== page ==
In this section, we’re going to learn a couple more open chords. First up is G Major:
Here you’re strumming all six strings but focus on getting each note to ring out clearly. There are a couple of other ways you can play a G chord, here’s my personal favorite:
To mute the A string simple rest your second finger on it. Here’s another version for your to try:
Add the G Major chord to the ones you already know and practice changing between them. Try playing C – F – G – C and you have a chord progression used in literally thousands of songs.
Next up is A Minor or Am:
For this chord, you normally play don’t play the low open E string although there is an E in the chord as it will make the chord sound unbalanced.
The next chord we’re going to learn is B Diminished (Bdim or B°).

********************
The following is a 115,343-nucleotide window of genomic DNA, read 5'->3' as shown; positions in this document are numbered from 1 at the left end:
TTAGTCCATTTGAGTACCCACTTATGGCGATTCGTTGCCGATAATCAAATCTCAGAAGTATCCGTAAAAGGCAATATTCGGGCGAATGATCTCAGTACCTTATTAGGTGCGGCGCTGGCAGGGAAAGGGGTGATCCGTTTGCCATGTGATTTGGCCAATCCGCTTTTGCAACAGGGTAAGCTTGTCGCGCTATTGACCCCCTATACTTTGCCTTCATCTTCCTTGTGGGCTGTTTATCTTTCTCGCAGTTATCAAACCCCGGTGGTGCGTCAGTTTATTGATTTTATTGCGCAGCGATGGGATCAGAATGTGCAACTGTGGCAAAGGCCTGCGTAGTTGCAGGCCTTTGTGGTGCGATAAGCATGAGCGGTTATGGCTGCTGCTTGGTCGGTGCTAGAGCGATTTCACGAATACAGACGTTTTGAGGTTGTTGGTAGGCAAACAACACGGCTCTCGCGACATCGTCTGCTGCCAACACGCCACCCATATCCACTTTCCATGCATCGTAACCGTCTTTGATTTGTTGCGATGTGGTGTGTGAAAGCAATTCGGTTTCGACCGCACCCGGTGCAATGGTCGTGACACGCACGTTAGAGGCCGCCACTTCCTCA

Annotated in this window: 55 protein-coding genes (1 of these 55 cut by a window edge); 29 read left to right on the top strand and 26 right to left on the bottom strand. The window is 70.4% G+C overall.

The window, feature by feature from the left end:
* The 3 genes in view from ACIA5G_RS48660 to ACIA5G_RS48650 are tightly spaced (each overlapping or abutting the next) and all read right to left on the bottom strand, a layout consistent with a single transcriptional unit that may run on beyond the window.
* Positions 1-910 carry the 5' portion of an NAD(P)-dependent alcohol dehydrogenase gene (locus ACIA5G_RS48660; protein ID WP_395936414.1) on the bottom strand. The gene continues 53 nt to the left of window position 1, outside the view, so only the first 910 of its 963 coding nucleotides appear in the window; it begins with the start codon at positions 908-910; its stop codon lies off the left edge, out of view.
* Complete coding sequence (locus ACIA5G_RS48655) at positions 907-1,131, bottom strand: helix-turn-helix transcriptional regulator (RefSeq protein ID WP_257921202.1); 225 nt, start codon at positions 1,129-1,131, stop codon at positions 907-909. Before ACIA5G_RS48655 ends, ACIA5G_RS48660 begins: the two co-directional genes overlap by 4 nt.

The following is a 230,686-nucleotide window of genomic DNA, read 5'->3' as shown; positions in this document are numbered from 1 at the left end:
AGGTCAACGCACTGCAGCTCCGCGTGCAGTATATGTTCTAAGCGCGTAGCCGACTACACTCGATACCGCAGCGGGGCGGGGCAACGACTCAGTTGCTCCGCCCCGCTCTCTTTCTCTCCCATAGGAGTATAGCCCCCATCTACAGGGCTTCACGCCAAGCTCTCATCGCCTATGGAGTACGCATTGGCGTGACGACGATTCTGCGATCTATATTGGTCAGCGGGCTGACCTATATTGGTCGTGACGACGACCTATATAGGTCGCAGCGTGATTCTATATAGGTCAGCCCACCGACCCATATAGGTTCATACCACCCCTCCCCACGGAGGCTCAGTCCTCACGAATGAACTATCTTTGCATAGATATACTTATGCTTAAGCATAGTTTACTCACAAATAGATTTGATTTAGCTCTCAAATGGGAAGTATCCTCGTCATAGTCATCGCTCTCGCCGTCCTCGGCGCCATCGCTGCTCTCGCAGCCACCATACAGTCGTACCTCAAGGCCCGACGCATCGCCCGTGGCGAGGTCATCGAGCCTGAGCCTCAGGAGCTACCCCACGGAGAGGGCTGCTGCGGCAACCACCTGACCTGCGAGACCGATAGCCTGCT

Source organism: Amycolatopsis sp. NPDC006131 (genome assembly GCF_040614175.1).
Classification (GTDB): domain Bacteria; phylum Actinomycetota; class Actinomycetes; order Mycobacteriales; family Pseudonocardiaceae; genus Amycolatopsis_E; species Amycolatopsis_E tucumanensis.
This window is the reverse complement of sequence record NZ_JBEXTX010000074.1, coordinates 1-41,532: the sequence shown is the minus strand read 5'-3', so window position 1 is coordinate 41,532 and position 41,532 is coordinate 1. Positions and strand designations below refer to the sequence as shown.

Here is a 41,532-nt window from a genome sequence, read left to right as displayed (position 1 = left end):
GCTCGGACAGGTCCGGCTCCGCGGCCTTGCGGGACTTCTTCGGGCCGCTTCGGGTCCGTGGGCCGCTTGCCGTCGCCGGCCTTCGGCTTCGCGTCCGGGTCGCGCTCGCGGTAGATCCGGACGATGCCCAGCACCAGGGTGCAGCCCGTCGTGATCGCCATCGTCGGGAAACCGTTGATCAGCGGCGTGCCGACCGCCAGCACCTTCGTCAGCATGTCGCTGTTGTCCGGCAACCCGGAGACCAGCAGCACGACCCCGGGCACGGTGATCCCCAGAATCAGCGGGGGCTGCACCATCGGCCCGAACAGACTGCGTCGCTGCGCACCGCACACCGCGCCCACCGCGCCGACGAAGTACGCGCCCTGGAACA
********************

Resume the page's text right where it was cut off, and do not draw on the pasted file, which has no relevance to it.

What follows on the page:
Now, beginners aren’t usually taught this chord until much later on but I’m including it to help explain a little theory in the next section, so don’t worry too much about it. You won’t find it 99% of simple chord progressions but if you want to hear it in action, check out ‘Private Investigations’ by Dire Straits and see if you can hear it. As you can see below, it’s not strictly an open chord either but this is the nicest fingering for it lower down the neck.
As you can probably hear, this chord creates a lot of tension and is unstable. Play it followed by a C Major chord to hear it resolve. Again, don’t worry about this chord for now, I just wanted to make you aware of it to save a lot of misunderstanding further down the line.
Checkpoint: You should now be able to play the seven chords we’ve learned in the first four sections cleanly and transition between them. If you’re not quite there, don’t rush it – you just need to put in the practice time and it’ll come quite naturally after a while.